Tuesday, October 17, 2017

Upcoming event: “How employer-sponsored rainy day savings accounts can help workers prepare for emergencies”

Join us Oct. 26 for a discussion of practical steps to increase workers' savings.

Brookings Event Invitation

How employer-sponsored rainy day savings accounts can help workers prepare for emergencies

Thursday, October 26, 2017, 10:30 a.m. – 12:00 p.m.
The Brookings Institution, Falk Auditorium, 1775 Massachusetts Avenue, N.W.
Washington, DC 20036

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Many Americans live paycheck to paycheck, carry credit card debt, and have little or no money set aside for emergencies such as sickness, car or home repairs, job loss, or economic downturns. One consequence of this financial vulnerability is that many individuals use a portion of their retirement savings during their working years. Research suggests that for every $1 that flows into 401(k)s and similar accounts, between 30¢ and 40¢ leaks out before retirement. Helping American households build up their emergency savings would increase their financial security today and in retirement, and one innovative policy idea for doing that is an employer-sponsored rainy day savings account.
On October 26, the Retirement Security Project at Brookings will host a discussion on the practical considerations and challenges of helping households accumulate rainy day savings for use during their working years. The event will feature a presentation of forthcoming research by David John and Brigitte Madrian on the possibility of using employer-sponsored rainy day savings accounts to help workers prepare for an emergency. Following a presentation of the research, a panel of experts reflect on these options and next steps for policymakers and employers. The speakers will take questions from the audience.
Join the conversation on Twitter using #RainyDaySavings.

Presentation of research

David C. John, Deputy Director, Retirement Security Project
Brigitte C. Madrian, Aetna Professor of Public Policy and Corporate Management, Harvard Kennedy School; Research Associate, National Bureau of Economic Research

Panel discussion

Moderator: William G. Gale, Arjay and Frances Fearing Miller Chair in Federal Economic Policy and Director, Retirement Security Project, The Brookings Institution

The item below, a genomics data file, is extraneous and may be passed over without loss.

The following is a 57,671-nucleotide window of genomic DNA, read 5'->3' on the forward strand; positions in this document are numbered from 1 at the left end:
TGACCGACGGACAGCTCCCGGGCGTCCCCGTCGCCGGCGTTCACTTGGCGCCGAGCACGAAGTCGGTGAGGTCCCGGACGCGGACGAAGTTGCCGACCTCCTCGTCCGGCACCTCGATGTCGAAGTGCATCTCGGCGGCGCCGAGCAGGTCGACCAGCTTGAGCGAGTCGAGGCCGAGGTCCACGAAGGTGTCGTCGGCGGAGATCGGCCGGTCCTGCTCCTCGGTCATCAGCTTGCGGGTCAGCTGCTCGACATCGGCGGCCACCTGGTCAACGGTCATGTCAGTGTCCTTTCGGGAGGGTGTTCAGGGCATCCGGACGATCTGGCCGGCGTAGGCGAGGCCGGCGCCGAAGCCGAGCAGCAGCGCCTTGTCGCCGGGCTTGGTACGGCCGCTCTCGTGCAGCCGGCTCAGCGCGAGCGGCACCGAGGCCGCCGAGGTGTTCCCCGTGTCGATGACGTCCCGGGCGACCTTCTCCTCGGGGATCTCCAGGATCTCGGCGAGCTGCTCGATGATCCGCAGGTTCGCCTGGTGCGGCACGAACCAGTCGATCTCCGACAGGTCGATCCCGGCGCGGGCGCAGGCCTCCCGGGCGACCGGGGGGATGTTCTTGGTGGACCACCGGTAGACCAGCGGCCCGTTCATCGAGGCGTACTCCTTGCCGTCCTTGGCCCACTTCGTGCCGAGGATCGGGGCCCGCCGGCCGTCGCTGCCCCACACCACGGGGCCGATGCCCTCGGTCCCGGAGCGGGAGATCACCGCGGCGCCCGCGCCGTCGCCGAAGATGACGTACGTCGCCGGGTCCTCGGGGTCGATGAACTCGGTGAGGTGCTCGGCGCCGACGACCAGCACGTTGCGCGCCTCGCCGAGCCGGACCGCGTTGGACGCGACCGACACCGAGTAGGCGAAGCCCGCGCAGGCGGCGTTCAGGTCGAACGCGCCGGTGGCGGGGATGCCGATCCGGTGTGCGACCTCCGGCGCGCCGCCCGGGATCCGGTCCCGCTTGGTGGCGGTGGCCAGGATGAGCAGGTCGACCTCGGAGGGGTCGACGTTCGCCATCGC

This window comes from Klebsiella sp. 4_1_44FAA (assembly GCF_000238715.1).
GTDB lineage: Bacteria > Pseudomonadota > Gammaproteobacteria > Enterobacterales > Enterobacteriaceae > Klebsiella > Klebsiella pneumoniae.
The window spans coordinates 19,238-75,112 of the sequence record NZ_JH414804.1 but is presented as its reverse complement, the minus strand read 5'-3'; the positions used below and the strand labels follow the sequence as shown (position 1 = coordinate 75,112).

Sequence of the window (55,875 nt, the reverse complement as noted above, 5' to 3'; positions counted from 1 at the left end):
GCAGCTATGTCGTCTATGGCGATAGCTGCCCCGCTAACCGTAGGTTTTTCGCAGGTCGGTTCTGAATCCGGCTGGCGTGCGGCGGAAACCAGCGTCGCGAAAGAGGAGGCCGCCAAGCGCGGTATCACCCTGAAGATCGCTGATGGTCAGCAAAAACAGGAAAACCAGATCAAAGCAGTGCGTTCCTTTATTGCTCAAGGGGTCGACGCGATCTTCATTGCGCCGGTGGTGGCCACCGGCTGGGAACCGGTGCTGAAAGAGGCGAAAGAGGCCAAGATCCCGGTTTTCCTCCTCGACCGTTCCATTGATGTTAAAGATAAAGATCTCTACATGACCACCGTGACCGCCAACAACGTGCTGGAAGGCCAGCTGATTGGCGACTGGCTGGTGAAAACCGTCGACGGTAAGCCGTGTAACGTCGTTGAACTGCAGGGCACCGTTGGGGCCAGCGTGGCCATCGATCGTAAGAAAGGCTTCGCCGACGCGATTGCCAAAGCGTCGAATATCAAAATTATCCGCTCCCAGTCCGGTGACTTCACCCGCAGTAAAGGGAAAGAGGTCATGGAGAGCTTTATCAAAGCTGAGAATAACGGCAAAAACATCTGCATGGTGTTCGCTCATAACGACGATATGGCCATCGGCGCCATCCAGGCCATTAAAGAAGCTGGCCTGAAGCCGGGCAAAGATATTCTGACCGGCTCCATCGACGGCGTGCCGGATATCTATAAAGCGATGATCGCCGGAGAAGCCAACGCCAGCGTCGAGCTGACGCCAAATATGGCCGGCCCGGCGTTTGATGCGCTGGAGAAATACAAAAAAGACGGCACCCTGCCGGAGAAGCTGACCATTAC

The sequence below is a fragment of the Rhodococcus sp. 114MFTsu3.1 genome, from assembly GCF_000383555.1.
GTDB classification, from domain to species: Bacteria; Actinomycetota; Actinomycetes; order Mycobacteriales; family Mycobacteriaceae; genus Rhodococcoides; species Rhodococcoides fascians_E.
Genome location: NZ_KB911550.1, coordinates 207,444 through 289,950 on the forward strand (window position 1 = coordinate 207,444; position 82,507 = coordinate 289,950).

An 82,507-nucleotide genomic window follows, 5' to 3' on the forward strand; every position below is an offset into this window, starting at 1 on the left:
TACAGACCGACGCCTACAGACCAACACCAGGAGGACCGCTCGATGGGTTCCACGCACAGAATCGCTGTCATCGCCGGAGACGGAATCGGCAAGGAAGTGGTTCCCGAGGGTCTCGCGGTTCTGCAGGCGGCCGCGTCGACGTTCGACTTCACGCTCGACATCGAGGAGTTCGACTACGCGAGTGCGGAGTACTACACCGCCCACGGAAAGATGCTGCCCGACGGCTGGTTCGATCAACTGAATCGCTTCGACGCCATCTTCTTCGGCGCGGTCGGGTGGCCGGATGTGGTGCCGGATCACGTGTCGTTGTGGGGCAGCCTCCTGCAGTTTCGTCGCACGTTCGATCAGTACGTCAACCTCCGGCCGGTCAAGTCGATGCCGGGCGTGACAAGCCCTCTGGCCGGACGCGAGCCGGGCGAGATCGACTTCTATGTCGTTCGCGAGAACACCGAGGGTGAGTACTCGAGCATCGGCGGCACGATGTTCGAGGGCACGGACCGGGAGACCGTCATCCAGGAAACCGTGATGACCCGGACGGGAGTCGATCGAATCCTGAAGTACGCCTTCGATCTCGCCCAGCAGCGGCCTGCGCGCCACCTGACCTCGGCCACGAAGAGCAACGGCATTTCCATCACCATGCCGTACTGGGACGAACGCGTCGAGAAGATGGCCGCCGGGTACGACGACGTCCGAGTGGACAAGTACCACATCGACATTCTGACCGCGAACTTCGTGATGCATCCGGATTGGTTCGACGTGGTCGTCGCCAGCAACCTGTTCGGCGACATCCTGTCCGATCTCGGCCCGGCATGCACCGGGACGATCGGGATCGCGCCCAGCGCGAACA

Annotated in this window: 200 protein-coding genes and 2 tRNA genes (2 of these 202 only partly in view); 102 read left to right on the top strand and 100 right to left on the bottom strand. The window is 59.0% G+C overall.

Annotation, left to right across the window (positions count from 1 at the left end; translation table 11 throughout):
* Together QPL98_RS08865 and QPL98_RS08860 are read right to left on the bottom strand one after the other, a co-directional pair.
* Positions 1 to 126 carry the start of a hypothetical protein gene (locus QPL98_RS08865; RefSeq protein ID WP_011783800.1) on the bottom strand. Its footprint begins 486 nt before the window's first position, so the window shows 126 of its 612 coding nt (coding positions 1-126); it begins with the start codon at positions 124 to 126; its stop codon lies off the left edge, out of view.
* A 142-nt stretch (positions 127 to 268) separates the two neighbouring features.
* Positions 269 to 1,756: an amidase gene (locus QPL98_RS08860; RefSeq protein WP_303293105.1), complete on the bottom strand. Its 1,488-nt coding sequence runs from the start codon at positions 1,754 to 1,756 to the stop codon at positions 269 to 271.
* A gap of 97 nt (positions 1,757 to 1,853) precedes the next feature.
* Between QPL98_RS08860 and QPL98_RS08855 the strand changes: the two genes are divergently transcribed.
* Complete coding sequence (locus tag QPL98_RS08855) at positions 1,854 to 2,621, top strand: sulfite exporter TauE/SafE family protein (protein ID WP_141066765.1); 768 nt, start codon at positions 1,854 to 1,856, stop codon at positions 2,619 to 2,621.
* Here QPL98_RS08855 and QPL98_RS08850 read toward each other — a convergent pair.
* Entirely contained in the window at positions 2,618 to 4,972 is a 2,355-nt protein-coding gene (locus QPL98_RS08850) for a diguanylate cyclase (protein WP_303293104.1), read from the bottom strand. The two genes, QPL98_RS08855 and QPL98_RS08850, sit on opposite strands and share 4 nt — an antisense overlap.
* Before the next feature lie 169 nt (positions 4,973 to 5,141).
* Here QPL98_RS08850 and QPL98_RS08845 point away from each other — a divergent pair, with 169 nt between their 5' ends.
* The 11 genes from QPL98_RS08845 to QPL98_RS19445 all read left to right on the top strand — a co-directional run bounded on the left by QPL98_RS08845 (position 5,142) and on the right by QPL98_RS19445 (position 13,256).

Diane Garnick, Chief Income Strategist, TIAA
David C. John, Deputy Director, Retirement Security Project
Brigitte C. Madrian, Aetna Professor of Public Policy and Corporate Management, Harvard Kennedy School; Research Associate, National Bureau of Economic Research
David Newville, Director, Federal Policy, Prosperity Now

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Upcoming event: “2017 OECD/AARP Seminar: Preventing Aging Unequally”

2017 OECD/AARP Seminar: Preventing Aging Unequally

Join us on Thursday, October 26, 2017 to mark the release of Preventing Aging Unequally, a new OECD report examining population aging and rising inequalities. The report shows how inequalities result in large differences in lifetime earnings across different groups, and suggests a policy agenda to address inequalities along the life course.

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Event Agenda
Thursday, October 26, 2017
3:30 – 4:00 p.m.   Registration and refreshments
4:00 – 5:00 p.m.   Program
Featured Speakers

  • Gary Burtless, John C. and Nancy D. Whitehead Chair and Senior Fellow, Economic Studies, Brookings Institution
  • Maurizio Bussolo, Lead Economist, Europe and Central Asia, World Bank Group
  • Stefano Scarpetta, Director Employment, Labor, and Social Affairs, OECD
  • Ramsey Alwin, Director, Financial Resilience, Thought Leadership, AARP (moderating)

Closing Remarks by Debra Whitman, Chief Public Policy Officer, AARP
Location
AARP The Hatchery

575 7th Street, NW
5th Floor
Washington, DC 20004
Please RSVP by October 24 at international@aarp.org

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2018 Sandell Grant Program and 2018 Dissertation Fellowship Program

The Center for Retirement Research at Boston College announces the 2018 Sandell Grant Program and 2018 Dissertation Fellowship Program for research in areas such as retirement income, older workers, or well-being in retirement. These programs are funded by the U.S. Social Security Administration.

2018 STEVEN H. SANDELL GRANT PROGRAM:
- Provides the opportunity for junior scholars or senior scholars in a new area to pursue projects on retirement income and policy issues. The program is open to scholars in all academic disciplines.
- Awards up to five grants of $45,000 for one-year projects.
- The submission deadline for grant proposals is January 31, 2018. Grant award recipients will be announced by April 2018. - Visit the Sandell Program website to view the proposal guidelines: http://crr.bc.edu/about-us/grant-programs/steven-h-sandell-grant-program-2

2018 DISSERTATION FELLOWSHIP PROGRAM:
- Supports doctoral candidates writing dissertations on retirement income and policy issues. The program is open to scholars in all academic disciplines.
- Awards up to five fellowships of $28,000.
- The submission deadline for proposals is January 31, 2018.
- Visit the Dissertation Fellowship website to view the proposal guidelines: http://crr.bc.edu/about-us/grant-programs/dissertation-fellowship-program-2

FURTHER INFORMATION: For questions, please contact: Marina Tsiknis, tsiknis@bc.edu, 617-552-1092

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New working papers from the Center for Retirement Research

The Center for Retirement Research has recently released six working papers: